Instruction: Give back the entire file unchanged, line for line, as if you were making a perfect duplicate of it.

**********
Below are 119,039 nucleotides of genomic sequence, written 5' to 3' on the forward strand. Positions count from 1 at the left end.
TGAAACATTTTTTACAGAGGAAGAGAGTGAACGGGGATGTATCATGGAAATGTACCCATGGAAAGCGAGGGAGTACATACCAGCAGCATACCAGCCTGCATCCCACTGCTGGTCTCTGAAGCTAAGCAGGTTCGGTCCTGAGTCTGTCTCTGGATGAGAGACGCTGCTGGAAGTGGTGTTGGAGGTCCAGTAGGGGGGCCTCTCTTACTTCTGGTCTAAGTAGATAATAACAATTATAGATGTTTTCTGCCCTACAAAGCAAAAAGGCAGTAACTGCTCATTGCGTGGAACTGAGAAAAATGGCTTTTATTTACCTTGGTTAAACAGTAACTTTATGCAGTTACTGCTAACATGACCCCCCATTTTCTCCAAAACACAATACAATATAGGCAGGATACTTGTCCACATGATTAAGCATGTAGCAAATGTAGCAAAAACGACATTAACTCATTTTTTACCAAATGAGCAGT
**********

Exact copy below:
Below are 119,039 nucleotides of genomic sequence, written 5' to 3' on the forward strand. Positions count from 1 at the left end.
TGAAACATTTTTTACAGAGGAAGAGAGTGAACGGGGATGTATCATGGAAATGTACCCATGGAAAGCGAGGGAGTACATACCAGCAGCATACCAGCCTGCATCCCACTGCTGGTCTCTGAAGCTAAGCAGGTTCGGTCCTGAGTCTGTCTCTGGATGAGAGACGCTGCTGGAAGTGGTGTTGGAGGTCCAGTAGGGGGGCCTCTCTTACTTCTGGTCTAAGTAGATAATAACAATTATAGATGTTTTCTGCCCTACAAAGCAAAAAGGCAGTAACTGCTCATTGCGTGGAACTGAGAAAAATGGCTTTTATTTACCTTGGTTAAACAGTAACTTTATGCAGTTACTGCTAACATGACCCCCCATTTTCTCCAAAACACAATACAATATAGGCAGGATACTTGTCCACATGATTAAGCATGTAGCAAATGTAGCAAAAACGACATTAACTCATTTTTTACCAAATGAGCAGT